Martin O'Neill has predicted one big change to the football industry in response to the financial impact of the coronavirus pandemic.
The former Republic of Ireland manager has been questioning the size of transfer fees in the current market and whether clubs will continue to trade players for such exorbitant amounts when football returns to normal.
Last month, some Premier League clubs were forced to row back on plans to avail of the UK government's furlough scheme which would some of the wage bill for non-playing members of staff subsidised by government funding.
O'Neill highlighted a glaring issue that could have come back to bite those clubs if they had taken that option.
"To begin with, some Premier League clubs were asking for government help," said O'Neill on beIN Sports.
"Some of the major clubs, in the end, found themselves embarrassed into not doing that, [to pay] members of staff.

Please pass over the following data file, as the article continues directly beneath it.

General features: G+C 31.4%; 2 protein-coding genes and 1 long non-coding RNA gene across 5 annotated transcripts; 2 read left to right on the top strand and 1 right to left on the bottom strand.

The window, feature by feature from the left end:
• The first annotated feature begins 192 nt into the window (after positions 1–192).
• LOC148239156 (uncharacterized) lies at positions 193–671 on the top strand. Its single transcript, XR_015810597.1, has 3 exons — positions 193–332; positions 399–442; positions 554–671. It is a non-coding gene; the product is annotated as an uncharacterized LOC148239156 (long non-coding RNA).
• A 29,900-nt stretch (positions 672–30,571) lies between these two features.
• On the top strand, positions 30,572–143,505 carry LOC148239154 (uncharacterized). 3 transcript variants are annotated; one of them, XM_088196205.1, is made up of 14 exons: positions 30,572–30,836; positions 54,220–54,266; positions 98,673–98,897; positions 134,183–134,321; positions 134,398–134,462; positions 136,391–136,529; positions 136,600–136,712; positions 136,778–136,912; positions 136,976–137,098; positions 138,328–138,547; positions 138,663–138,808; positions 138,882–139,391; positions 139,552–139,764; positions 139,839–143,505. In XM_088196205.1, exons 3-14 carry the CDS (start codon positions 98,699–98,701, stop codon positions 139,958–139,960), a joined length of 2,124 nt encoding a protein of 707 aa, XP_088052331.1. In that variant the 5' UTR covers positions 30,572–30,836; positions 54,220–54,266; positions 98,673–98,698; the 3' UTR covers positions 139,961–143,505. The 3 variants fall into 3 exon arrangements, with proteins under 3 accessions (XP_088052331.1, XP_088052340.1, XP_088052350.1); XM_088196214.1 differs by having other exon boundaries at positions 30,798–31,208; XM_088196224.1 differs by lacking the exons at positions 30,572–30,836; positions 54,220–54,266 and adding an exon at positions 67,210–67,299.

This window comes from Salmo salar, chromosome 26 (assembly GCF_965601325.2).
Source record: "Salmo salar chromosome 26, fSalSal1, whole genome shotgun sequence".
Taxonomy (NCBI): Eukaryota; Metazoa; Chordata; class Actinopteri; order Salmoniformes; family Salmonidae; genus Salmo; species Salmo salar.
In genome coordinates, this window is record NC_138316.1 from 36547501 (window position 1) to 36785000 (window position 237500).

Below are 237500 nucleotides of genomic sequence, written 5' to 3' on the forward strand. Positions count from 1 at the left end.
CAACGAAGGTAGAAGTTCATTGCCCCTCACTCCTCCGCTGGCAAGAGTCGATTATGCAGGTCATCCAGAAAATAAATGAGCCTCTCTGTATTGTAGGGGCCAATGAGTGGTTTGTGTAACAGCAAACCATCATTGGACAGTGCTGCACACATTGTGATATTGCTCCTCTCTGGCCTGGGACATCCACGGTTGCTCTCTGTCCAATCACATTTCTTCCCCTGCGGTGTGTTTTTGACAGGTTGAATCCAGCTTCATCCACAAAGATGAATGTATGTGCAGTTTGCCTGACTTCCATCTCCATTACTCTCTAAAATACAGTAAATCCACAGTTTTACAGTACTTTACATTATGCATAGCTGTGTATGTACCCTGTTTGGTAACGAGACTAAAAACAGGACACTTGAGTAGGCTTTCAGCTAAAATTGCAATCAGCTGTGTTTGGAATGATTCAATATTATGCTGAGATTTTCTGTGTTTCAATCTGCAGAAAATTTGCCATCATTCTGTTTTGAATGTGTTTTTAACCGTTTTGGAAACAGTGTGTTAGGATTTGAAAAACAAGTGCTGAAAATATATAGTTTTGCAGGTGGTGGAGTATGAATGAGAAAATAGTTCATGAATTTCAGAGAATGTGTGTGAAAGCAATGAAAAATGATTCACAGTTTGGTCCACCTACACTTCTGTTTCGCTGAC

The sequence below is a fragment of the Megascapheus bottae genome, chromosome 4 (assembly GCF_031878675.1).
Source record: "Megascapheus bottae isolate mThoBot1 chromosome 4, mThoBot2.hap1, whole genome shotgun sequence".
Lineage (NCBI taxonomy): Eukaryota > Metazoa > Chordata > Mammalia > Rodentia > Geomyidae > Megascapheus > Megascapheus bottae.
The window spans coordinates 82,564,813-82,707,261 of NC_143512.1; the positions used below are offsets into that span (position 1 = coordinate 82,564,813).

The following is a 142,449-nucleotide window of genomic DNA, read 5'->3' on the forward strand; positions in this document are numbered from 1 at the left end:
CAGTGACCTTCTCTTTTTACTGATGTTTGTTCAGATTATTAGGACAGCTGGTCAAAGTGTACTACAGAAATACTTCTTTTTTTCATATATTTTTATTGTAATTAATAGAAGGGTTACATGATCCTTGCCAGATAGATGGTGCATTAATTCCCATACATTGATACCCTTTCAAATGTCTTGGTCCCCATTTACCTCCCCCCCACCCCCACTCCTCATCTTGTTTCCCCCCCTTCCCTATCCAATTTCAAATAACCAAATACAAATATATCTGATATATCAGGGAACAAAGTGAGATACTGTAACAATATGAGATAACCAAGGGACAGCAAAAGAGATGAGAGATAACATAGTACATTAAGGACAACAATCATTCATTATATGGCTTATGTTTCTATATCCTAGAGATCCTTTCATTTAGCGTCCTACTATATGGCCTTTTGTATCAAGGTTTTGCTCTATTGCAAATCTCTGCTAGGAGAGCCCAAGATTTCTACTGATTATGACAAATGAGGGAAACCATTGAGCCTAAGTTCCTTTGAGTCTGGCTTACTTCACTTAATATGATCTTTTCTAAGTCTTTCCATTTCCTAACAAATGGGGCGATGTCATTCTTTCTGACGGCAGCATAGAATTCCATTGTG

"Wouldn't it be strange then finding out, if we do get a vaccine, that they spend 65 million pounds on a left-back. I think that would be kind of crazy."
The fees paid by Premier League clubs for new signings in recent times are regularly in the tens of millions.
Just last summer, for example, Arsenal spent £72m on Nicolas Pépé, Chelsea paid £40m for Mateo Kovačić, Youri Tielemans cost Leicester City £40m and Newcastle spent the same amount on Brazilian striker Joelinton.
The former Aston Villa and Sunderland manager believes that something will have to give once clubs start to assess the financial impact of the pandemic.
"The one thing that this virus has done, it has made us all think about a lot of things - made us think about life in general, sport in particular," added O'Neill.
"But the sort of transfer fees that were being bandied around and have been played out in the last number of seasons, they're just astronomical.
"You would never have believed that this was possible. Very average players going for 50 or 60 million pounds.
"I think there will be something [introduced] in terms of transfer fees which I think can only be good news for football."